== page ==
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A former Assistant Secretary with the Ministry of Women and Child Development in West Bengal for three months, Lakshmi Bhavya has been championing the cause of menstrual hygiene in her district. By associating herself with the Lalana Campaign, a holistic menstrual hygiene awareness campaign which is conducted by the Anahat NGO, Lakshmi has been slowly breaking taboos when it comes to periods and menstrual hygiene.

A Gender Rights Activist working with the tribal and marginalized communities in india, Srilekha is a PhD scholar working on understanding body and sexuality among tribal girls, to fill the gaps in research around indigenous women and their stories. Srilekha has worked extensively at the grassroots level with community based organisations, through several advocacy initiatives around Gender, Mental Health, Menstrual Hygiene and Sexual and Reproductive Health Rights (SRHR) for the indigenous in Jharkhand, over the last 6 years.

Srilekha has also contributed to sustainable livelihood projects and legal aid programs for survivors of sex trafficking. She has been conducting research based programs on maternal health, mental health, gender based violence, sex and sexuality. Her interest lies in conducting workshops for young people on life skills, feminism, gender and sexuality, trauma, resilience and interpersonal relationships.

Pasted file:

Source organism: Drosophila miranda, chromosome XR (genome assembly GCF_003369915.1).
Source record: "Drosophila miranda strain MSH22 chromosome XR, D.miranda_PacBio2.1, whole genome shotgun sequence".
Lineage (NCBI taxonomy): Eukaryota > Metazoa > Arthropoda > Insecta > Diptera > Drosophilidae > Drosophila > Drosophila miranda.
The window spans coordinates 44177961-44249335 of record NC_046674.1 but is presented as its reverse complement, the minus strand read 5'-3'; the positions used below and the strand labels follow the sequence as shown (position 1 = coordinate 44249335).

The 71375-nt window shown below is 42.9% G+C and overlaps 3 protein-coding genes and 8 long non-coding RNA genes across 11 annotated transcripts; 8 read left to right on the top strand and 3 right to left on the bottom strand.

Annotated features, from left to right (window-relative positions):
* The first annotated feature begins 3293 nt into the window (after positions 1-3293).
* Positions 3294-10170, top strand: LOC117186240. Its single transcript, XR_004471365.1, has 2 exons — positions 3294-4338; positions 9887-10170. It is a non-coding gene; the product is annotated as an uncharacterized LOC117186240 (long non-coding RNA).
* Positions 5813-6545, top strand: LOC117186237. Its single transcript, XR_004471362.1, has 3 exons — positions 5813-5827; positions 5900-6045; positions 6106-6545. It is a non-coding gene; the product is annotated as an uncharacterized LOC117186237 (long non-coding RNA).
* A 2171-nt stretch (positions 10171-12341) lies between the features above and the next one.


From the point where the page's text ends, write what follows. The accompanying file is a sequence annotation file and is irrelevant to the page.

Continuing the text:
A Guwahati-based college student pursuing her Masters in Tata Institute of Social Sciences, Bidisha started the #BleedwithDignity campaign on the technology platform, demanding that the Government of Assam install
biodegradable sanitary pad vending machines in all government schools across the state. Her petition on has already gathered support from over 90000 people and continues to grow.

Bidisha was selected in’s flagship program ‘She Creates Change’ having run successful online advocacy
campaigns, which were widely recognised. Through the #BleedwithDignity campaign; she organised and celebrated World Menstrual Hygiene Day, 2019 in Guwahati, Assam by hosting a wall mural by collaborating with local organisations. The initiative was widely covered by national and local media, and the mural was later inaugurated by the event’s chief guest Commissioner of Guwahati Municipal Corporation (GMC) Debeswar Malakar, IAS.